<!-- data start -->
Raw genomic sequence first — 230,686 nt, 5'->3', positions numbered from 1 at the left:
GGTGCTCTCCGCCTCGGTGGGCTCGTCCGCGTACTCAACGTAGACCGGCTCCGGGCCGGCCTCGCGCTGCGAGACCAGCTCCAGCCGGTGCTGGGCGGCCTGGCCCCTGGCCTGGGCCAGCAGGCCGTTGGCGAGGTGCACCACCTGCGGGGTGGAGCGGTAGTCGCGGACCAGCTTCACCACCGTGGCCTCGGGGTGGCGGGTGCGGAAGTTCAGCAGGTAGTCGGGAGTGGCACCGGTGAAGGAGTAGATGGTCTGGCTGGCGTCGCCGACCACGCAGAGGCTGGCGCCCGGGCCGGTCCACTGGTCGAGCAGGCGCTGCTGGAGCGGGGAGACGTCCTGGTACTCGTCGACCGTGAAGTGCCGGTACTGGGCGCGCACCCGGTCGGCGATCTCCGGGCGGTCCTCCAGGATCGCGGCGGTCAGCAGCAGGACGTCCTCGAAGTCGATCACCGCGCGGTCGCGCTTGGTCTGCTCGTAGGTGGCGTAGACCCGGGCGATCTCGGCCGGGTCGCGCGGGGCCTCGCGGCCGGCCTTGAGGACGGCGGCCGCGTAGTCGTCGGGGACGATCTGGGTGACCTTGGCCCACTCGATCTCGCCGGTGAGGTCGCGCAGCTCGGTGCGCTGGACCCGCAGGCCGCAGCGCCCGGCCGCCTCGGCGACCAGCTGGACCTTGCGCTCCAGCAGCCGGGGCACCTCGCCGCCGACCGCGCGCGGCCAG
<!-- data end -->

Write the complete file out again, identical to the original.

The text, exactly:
Raw genomic sequence first — 230,686 nt, 5'->3', positions numbered from 1 at the left:
GGTGCTCTCCGCCTCGGTGGGCTCGTCCGCGTACTCAACGTAGACCGGCTCCGGGCCGGCCTCGCGCTGCGAGACCAGCTCCAGCCGGTGCTGGGCGGCCTGGCCCCTGGCCTGGGCCAGCAGGCCGTTGGCGAGGTGCACCACCTGCGGGGTGGAGCGGTAGTCGCGGACCAGCTTCACCACCGTGGCCTCGGGGTGGCGGGTGCGGAAGTTCAGCAGGTAGTCGGGAGTGGCACCGGTGAAGGAGTAGATGGTCTGGCTGGCGTCGCCGACCACGCAGAGGCTGGCGCCCGGGCCGGTCCACTGGTCGAGCAGGCGCTGCTGGAGCGGGGAGACGTCCTGGTACTCGTCGACCGTGAAGTGCCGGTACTGGGCGCGCACCCGGTCGGCGATCTCCGGGCGGTCCTCCAGGATCGCGGCGGTCAGCAGCAGGACGTCCTCGAAGTCGATCACCGCGCGGTCGCGCTTGGTCTGCTCGTAGGTGGCGTAGACCCGGGCGATCTCGGCCGGGTCGCGCGGGGCCTCGCGGCCGGCCTTGAGGACGGCGGCCGCGTAGTCGTCGGGGACGATCTGGGTGACCTTGGCCCACTCGATCTCGCCGGTGAGGTCGCGCAGCTCGGTGCGCTGGACCCGCAGGCCGCAGCGCCCGGCCGCCTCGGCGACCAGCTGGACCTTGCGCTCCAGCAGCCGGGGCACCTCGCCGCCGACCGCGCGCGGCCAG